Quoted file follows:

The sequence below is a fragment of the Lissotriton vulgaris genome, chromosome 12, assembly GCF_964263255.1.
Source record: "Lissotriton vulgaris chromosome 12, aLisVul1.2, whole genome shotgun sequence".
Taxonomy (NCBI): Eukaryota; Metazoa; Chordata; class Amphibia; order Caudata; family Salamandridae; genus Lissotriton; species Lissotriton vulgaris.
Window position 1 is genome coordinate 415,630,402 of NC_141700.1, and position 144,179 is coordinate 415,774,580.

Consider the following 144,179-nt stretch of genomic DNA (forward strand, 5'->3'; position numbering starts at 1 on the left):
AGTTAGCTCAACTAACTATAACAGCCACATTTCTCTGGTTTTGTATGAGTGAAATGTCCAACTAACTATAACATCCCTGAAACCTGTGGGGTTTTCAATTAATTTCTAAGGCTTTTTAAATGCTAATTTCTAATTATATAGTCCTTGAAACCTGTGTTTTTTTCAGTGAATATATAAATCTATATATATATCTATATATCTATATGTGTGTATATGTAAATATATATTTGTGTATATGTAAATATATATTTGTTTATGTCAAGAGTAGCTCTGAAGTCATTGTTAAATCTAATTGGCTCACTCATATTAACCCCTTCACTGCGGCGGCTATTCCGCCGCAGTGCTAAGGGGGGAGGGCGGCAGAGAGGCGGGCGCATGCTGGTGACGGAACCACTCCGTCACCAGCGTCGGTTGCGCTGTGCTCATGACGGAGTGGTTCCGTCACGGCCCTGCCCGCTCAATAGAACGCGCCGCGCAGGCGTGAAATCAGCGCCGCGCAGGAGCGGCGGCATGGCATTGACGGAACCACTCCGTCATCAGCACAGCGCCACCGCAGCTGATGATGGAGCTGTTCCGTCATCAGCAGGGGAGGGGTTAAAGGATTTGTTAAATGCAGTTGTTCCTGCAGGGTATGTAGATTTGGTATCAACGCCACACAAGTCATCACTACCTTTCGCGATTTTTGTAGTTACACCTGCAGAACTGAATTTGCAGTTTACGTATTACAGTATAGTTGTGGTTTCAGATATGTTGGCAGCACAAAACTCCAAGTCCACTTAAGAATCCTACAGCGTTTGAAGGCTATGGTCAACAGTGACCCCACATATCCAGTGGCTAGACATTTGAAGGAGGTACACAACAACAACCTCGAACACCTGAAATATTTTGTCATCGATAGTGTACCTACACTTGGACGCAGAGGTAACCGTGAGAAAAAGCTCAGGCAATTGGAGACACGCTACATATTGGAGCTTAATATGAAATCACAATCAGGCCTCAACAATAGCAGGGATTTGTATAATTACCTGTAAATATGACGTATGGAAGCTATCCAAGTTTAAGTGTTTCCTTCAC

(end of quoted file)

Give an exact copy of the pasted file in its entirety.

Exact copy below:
The sequence below is a fragment of the Lissotriton vulgaris genome, chromosome 12, assembly GCF_964263255.1.
Source record: "Lissotriton vulgaris chromosome 12, aLisVul1.2, whole genome shotgun sequence".
Taxonomy (NCBI): Eukaryota; Metazoa; Chordata; class Amphibia; order Caudata; family Salamandridae; genus Lissotriton; species Lissotriton vulgaris.
Window position 1 is genome coordinate 415,630,402 of NC_141700.1, and position 144,179 is coordinate 415,774,580.

Consider the following 144,179-nt stretch of genomic DNA (forward strand, 5'->3'; position numbering starts at 1 on the left):
AGTTAGCTCAACTAACTATAACAGCCACATTTCTCTGGTTTTGTATGAGTGAAATGTCCAACTAACTATAACATCCCTGAAACCTGTGGGGTTTTCAATTAATTTCTAAGGCTTTTTAAATGCTAATTTCTAATTATATAGTCCTTGAAACCTGTGTTTTTTTCAGTGAATATATAAATCTATATATATATCTATATATCTATATGTGTGTATATGTAAATATATATTTGTGTATATGTAAATATATATTTGTTTATGTCAAGAGTAGCTCTGAAGTCATTGTTAAATCTAATTGGCTCACTCATATTAACCCCTTCACTGCGGCGGCTATTCCGCCGCAGTGCTAAGGGGGGAGGGCGGCAGAGAGGCGGGCGCATGCTGGTGACGGAACCACTCCGTCACCAGCGTCGGTTGCGCTGTGCTCATGACGGAGTGGTTCCGTCACGGCCCTGCCCGCTCAATAGAACGCGCCGCGCAGGCGTGAAATCAGCGCCGCGCAGGAGCGGCGGCATGGCATTGACGGAACCACTCCGTCATCAGCACAGCGCCACCGCAGCTGATGATGGAGCTGTTCCGTCATCAGCAGGGGAGGGGTTAAAGGATTTGTTAAATGCAGTTGTTCCTGCAGGGTATGTAGATTTGGTATCAACGCCACACAAGTCATCACTACCTTTCGCGATTTTTGTAGTTACACCTGCAGAACTGAATTTGCAGTTTACGTATTACAGTATAGTTGTGGTTTCAGATATGTTGGCAGCACAAAACTCCAAGTCCACTTAAGAATCCTACAGCGTTTGAAGGCTATGGTCAACAGTGACCCCACATATCCAGTGGCTAGACATTTGAAGGAGGTACACAACAACAACCTCGAACACCTGAAATATTTTGTCATCGATAGTGTACCTACACTTGGACGCAGAGGTAACCGTGAGAAAAAGCTCAGGCAATTGGAGACACGCTACATATTGGAGCTTAATATGAAATCACAATCAGGCCTCAACAATAGCAGGGATTTGTATAATTACCTGTAAATATGACGTATGGAAGCTATCCAAGTTTAAGTGTTTCCTTCAC